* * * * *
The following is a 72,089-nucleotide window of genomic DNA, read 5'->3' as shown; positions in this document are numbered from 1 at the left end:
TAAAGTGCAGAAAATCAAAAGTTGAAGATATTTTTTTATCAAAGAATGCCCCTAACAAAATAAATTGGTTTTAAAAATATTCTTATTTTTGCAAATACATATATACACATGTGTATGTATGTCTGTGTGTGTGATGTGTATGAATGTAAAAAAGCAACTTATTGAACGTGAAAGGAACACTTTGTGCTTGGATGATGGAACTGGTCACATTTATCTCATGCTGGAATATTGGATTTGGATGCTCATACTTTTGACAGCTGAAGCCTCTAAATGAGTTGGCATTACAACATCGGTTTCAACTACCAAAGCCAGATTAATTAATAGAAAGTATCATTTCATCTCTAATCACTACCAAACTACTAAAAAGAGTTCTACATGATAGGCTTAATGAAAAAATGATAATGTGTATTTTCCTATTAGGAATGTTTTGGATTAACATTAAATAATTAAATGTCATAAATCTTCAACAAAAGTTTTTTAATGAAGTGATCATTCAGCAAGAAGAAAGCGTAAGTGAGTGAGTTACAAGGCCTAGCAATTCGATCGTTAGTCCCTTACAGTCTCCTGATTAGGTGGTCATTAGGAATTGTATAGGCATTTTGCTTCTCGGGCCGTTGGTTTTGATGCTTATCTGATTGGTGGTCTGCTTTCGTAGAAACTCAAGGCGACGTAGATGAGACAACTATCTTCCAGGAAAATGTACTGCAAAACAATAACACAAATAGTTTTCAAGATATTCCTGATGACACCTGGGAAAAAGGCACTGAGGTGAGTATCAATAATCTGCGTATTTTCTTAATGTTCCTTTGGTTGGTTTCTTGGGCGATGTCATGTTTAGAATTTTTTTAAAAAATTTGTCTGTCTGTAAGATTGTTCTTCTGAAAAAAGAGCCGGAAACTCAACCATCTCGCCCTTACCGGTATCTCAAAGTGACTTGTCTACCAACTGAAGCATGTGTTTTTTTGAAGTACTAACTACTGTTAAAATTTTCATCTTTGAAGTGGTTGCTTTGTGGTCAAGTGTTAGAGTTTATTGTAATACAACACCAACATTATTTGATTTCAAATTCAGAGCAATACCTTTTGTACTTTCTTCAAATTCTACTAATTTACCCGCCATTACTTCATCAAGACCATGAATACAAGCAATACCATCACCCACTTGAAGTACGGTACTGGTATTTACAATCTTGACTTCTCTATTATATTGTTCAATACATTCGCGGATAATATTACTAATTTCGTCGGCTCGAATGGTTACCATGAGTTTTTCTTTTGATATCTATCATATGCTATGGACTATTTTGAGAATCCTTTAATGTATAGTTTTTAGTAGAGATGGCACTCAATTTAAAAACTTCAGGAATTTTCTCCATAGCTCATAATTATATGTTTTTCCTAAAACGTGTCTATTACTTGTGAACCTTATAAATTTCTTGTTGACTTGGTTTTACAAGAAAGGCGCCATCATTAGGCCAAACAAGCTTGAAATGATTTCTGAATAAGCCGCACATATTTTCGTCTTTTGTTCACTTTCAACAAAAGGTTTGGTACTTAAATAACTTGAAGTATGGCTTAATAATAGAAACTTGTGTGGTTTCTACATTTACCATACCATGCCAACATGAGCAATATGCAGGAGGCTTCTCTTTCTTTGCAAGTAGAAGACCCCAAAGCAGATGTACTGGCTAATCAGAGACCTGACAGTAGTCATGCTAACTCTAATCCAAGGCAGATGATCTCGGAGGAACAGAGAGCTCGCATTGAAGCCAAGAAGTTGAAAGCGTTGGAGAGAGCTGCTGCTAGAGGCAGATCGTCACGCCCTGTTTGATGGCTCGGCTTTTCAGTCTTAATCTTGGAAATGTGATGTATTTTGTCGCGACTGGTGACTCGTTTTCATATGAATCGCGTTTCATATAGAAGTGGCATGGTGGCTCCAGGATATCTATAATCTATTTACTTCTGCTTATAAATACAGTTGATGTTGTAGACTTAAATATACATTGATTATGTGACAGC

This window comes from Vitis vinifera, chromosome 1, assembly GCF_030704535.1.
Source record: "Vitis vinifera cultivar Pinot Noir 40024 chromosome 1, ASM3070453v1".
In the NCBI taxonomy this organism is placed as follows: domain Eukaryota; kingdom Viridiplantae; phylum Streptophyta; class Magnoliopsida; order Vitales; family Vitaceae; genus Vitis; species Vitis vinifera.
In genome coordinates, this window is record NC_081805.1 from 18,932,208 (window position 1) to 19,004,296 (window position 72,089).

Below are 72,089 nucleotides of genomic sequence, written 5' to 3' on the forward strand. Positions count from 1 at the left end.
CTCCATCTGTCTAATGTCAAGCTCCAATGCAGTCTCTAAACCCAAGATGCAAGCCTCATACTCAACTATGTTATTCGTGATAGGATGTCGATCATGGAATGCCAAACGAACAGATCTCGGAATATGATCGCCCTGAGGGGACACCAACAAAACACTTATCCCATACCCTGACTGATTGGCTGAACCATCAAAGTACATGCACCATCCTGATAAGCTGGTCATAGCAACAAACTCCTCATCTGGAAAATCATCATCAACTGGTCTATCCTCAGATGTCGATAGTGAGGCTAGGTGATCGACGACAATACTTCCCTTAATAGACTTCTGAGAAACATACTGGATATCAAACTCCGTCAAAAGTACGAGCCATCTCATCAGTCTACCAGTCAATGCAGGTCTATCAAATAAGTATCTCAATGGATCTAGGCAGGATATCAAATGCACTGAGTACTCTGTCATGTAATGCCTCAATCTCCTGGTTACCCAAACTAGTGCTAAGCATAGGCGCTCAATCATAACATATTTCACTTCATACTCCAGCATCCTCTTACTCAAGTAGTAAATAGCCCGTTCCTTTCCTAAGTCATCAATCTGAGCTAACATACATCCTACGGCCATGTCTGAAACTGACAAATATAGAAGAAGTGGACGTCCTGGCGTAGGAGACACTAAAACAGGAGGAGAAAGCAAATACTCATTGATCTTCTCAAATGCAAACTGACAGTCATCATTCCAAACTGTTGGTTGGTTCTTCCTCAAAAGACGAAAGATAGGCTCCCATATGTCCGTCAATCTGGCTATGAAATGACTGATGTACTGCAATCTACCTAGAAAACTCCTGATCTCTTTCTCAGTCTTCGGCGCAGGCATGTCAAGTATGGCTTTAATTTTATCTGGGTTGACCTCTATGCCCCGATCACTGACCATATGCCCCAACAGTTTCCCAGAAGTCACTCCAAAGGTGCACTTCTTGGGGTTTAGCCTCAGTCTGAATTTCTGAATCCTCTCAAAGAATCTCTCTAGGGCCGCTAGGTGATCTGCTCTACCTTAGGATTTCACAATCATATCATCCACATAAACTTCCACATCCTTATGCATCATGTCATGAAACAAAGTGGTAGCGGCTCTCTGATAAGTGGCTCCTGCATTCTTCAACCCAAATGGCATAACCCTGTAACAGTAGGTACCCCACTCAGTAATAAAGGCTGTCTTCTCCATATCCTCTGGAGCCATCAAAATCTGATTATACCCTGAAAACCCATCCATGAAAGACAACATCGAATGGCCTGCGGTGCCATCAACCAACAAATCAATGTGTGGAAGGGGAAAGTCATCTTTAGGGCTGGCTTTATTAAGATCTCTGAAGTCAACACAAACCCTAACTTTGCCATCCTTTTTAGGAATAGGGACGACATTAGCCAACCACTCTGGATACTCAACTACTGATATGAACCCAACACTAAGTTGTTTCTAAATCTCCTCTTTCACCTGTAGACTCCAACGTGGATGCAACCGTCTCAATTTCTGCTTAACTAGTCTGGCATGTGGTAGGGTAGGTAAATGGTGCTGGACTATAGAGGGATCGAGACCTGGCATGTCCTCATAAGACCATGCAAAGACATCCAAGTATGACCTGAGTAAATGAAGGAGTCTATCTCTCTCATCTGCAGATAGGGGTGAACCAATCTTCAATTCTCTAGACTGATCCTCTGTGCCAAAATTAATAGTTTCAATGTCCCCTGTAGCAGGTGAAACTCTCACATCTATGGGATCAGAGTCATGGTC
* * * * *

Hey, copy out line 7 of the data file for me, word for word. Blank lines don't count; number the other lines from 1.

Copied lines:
Below are 72,089 nucleotides of genomic sequence, written 5' to 3' on the forward strand. Positions count from 1 at the left end.